While looking over images taken by the Farm Security Administration photographers, I kept being drawn to those by John Vachon. So, I wasn't surprised when I saw his picture and felt a sort of kinship with him. This happens sometimes, both in person and through photographs. I did a little more reading about him and found that he was born and raised in St. Paul, Minnesota, receiving a bachelor's degree from St. Thomas College in 1934.
A couple of years later, he went to work for the FSA in Washington filing the many photographs taken by people such as Dorothea Lange. This, of course, piqued an interest in photography. After spending his weekends on the streets of DC with a borrowed Leica, encouraged by folks such as Walker Evans and Arthur Rothstein, he joined the ranks of these noted photographers in 1937. The rest, as they say, is history.
As I was reading this, my imagination went to work creating a scenario where he would have driven by our farm, just off the highway, sometime around 1962, on his way to Bemidji where he took a photo of a used car lot with Paul Bunyan at the gate (yes, the photo was taken in 1939, we're pretending here). Paul Bunyan was a pretty big deal in Minnesota back when I was a kid, this larger than life, folk tale lumberjack. For several summers, we would ride the train up to Bemidji to visit our cousins for a few days, a visit which usually included an afternoon at the Paul Bunyan Amusement Park. We loved riding that train, just my sister, Jane, and I. My mother's second cousin was the conductor, so we had someone to look after us along the way. We rode those rails as the brave adventurers we imagined ourselves to be.
I like to think that Vachon, all those years ago, might have stopped in our parent's cafe that was just up the road from our farm, in yet another small town on the main highway that runs between St. Paul and Bemidji. Maybe he had a stack of my mother's pancakes for breakfast, or he'd come through in the evening and had supper, fried chicken being the calling card. It didn't matter that he'd moved out east long before that time. I placed him on that highway as a way to have him come to life for me. And he did.
I was taken back to an evening when I was probably around six or seven years old. My parents, in a very atypical moment, decided to go out for the evening. Where? I have no idea, but they were away and it was just we three younger siblings at home. Shortly after they left, we noticed that several cars seemed to be parked at the corner where our country road met the highway. It was so out of the ordinary that we started speculating about it, and in my little mind I started imagining the worst: our parents had gotten into a car accident and would never be coming home again. I sat on my sister's bed, peering through the round metal headboard and out the window that was closest to the scene on the highway.
After a time of no answers, the oldest of the three of us, Christy, who was probably 12, was dispatched to ride the bike, yes, The bike, up to the corner to see what was going on. When she didn't immediately return, my mind went into overdrive. I had not developed any coping skills for such an event. Fear was the driving force and it hit me pretty hard. I might have prayed, 'cause that's what we'd been taught to do, but it didn't seem to alleviate my fear and I wasn't close to anything that remotely resembled peace of mind. I watched and waited. Eventually, after what seemed an eternity, but was probably no more than half an hour, Christy returned, and our parents shortly after that.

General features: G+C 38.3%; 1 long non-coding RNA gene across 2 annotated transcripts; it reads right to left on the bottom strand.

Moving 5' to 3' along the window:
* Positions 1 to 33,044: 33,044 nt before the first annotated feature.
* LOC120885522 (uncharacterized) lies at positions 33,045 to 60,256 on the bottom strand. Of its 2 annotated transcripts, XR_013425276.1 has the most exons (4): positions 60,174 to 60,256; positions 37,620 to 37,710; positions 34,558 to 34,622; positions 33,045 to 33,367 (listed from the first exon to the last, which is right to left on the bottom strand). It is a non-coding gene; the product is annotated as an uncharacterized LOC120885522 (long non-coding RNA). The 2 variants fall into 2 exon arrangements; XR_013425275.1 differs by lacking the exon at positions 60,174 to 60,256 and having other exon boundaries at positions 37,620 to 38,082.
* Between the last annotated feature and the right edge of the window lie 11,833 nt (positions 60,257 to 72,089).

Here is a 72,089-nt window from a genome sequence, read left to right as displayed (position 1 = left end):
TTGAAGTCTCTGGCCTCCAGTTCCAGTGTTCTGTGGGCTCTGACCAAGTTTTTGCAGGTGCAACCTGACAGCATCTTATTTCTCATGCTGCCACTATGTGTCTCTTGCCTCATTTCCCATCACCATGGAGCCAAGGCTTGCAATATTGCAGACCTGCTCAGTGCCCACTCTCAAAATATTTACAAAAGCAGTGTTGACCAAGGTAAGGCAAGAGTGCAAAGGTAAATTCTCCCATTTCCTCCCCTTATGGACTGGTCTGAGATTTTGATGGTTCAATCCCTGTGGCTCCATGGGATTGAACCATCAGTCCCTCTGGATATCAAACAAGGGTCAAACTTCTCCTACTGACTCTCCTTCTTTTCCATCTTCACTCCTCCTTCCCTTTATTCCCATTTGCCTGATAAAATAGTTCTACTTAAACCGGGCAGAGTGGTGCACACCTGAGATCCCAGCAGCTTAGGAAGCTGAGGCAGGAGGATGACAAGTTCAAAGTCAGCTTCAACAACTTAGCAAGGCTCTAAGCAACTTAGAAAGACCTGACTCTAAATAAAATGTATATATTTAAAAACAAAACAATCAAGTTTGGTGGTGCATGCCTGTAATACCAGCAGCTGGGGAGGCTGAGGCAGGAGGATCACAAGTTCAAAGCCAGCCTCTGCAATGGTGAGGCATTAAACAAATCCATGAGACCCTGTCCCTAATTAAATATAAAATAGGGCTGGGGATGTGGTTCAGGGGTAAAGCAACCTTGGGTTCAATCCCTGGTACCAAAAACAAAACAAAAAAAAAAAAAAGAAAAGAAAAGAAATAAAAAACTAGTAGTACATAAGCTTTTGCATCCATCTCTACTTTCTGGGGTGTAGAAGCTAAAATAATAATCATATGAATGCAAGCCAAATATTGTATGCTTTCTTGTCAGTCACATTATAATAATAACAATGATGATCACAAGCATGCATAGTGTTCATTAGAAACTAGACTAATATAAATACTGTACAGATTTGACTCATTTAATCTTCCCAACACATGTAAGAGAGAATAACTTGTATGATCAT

We found out that a bad car accident had happened just up the road and lives were lost. My parents had come on the scene just before arriving home, but had not been involved.
Some time later, I was up at the filling station on the corner, where my mom's best friend, Lu, and her husband, Hank, lived. I had become friends with her grandson, Michael, and together we would explore the woods behind the garage. It was there, in the woods, I saw the two cars with wrinkled hoods and broken windshields. One of them was a pea green color. Odd, isn't it, how the little details remain? This all came to mind when I was looking into John Vachon's life. Perhaps it was just the idea of him taking photos while driving around the countryside in a car from that long ago era, or the romanticized notion that he may have driven right by our farm those many years ago.
John Vachon went on to become a staff photographer for Life
and then Look
magazine, returning to Minnesota as a guest lecturer at the Minneapolis Institute of Arts shortly before his death in 1975. I love his photos of rural people and times, but, I have to say, his city scenes, especially those taken in the rain, jump out at me. There's something about city streets in the rain.... These photographs make me want to walk right into them, even with the rain coming down (especially with the rain coming down), on my way to a cafe, or a movie, perhaps "River of No Return," starring Robert Mitchum and Marilyn Monroe, for which Vachon was the sole photographer while they were on location in Alberta, Canada.
And, although this all happened long after Vachon had completed his assignment for the FSA, we still would have made pretty good subjects for that whole rural poverty thing.
Yeah, that's me. The Bone Lady was beginning to form within.
All of the photographs, except for the one of me, of course, were taken by John Vachon throughout his career. None of his photographs are of people I know, but they could have been. These are among my favorites of his. They illustrate a time and place that sometimes seems like yesterday.